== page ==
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Cyber crime tops the list of current threats facing businesses, while emerging risks from ESG-reporting fraud, and platform fraud could impact businesses in the future, according to PwC’s Global Economic Crime and Fraud Survey 2022. The report shows that organizations’ perimeters are vulnerable, and external fraudsters are becoming a bigger threat as attacks increase and become more sophisticated.

The survey of 1,296 business leaders from across 53 countries found that cyber crime, customer fraud, and asset misappropriation were the most common crimes experienced by organizations, regardless of revenue.
The report also showed that overall fraud and financial crime rates against business remained consistent since 2018 despite supply chain issues, environmental and geopolitical instability, an uncertain economy, and many emerging threats.

Larger companies are at greater risk for fraud

While just under half of organizations (46 percent) reported experiencing fraud or economic crime within the last 24 months, the impact of these crimes have been more substantial. Among companies with global annual revenues over $10 billion, 52 percent experienced fraud during the past 24 months. Within that group, nearly one in five reported that their most disruptive incident had a financial impact of more than $50 million. The share of smaller companies (those with less than $100 million in revenues) affected was lower; 38 percent experienced fraud, of which one in four faced a total impact of more than $1 million.

Cyber crime tops the list of threats

Cybercrime poses the biggest threat to small, medium, and large businesses, after the impact of hackers rose substantially over the last two years. The rise of digital platforms opens the door to myriad financial crime risks, and 40 percent of those encountering fraud experienced some form of platform fraud. In this year’s survey results, cyber crime came in ahead of customer fraud, the most common crime in 2020, by a substantial margin. 42 percent of large businesses reported experiencing cyber crime in the period, while only 34 percent experienced customer fraud.

Kristin Rivera, PwC Global Forensics Leader, PwC US, says: “Environmental, geopolitical, financial, and social pressures are creating a risk landscape that is more volatile than ever. At the same time, we're seeing an increase of threats from outside the organization as bad actors form fraudster groups to infiltrate digital platforms. Organizations need to be more agile than ever to respond to these converging threats, and adopt new approaches and technologies to predict and prevent fraud.”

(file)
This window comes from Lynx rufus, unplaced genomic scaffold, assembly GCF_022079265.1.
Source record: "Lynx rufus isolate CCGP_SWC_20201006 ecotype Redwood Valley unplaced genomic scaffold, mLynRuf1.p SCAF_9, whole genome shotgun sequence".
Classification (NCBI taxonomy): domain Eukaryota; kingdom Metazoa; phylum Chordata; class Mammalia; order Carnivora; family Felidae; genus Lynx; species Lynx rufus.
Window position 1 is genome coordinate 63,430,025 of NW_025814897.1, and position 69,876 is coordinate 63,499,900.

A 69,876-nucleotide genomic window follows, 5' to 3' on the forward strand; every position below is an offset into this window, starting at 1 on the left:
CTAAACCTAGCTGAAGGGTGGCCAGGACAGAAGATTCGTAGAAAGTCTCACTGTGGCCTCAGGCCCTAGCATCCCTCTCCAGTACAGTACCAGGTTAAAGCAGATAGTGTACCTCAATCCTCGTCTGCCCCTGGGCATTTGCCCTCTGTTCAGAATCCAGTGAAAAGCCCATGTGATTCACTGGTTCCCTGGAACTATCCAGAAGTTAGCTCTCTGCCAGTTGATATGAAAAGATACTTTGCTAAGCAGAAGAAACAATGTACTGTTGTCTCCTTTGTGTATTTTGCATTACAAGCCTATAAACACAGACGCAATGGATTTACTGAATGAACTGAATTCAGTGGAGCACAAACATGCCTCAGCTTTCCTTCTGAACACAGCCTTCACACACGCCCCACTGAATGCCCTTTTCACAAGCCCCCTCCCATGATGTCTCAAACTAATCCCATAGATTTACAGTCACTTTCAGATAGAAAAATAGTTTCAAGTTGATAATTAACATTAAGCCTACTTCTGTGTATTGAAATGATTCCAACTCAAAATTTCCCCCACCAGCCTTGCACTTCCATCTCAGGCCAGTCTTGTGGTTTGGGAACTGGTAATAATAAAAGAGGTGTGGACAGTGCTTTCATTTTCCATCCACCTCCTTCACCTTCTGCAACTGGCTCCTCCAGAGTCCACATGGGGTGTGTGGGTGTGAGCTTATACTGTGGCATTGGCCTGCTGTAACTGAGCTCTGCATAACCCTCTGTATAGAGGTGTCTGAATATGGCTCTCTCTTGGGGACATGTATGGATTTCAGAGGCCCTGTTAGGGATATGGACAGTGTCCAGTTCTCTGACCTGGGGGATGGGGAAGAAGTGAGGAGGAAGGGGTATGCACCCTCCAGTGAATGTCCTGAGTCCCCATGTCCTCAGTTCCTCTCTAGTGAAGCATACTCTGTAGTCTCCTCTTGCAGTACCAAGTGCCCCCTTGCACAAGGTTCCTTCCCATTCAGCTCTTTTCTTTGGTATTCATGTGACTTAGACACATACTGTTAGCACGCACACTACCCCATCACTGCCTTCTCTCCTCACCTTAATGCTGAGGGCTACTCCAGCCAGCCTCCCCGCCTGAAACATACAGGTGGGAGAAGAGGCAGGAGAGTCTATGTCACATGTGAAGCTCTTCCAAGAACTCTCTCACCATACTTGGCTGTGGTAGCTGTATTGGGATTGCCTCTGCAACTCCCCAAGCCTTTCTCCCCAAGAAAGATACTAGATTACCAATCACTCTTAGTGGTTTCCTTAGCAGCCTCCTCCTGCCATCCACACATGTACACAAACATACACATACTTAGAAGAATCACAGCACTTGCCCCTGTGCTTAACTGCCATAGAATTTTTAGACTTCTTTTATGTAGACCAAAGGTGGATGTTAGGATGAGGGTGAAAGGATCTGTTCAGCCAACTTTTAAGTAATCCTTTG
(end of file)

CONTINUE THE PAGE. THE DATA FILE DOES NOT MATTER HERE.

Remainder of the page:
Emerging risks

40 percent of organizations encountering fraud experienced digital platform fraud. The rise of digital platforms, such as social media, services (rideshare, lodging) and e-commerce, opens the door to fraud and economic crime risks.

Emerging risks, including ESG reporting fraud (the act of altering ESG disclosures so that they do not truly reflect the activities or progress of an organization) and supply chain fraud, have the potential to cause greater disruption in the next few years. For example, just 6 percent of organizations said they experienced anti-embargo fraud (participation in unsanctioned foreign boycotts) in the last 24 months. But that may change in the next 24 months as global sanctions rise to the highest levels in recent history.

Similarly, just 8 percent of those organizations encountering fraud in the last 24 months experienced environmental, societal and governance (ESG) reporting fraud. Yet, as ESG continues to increase in importance to stakeholders, the incentive to commit fraud in this area may grow.

Similarly, one in eight organizations experienced new incidents of supply chain fraud as a result of the disruption caused by COVID-19, and one in five sees supply chain fraud as an area of increased risk as a result of the pandemic.

Defence against external threats requires new thinking

The survey finds that threats from external entities are increasing, with perpetrators quickly growing in strength and effectiveness. Nearly 70 percent of organizations experiencing fraud reported that the most disruptive incident came via an external attack or collusion between external and internal sources.

Respondents indicated they are strengthening internal controls, technical capabilities, and reporting to prevent and detect fraud. However, defending against new external threats requires a different set of tools and a continuous focus on policies, training, controls and, increasingly, the use of sophisticated technology.

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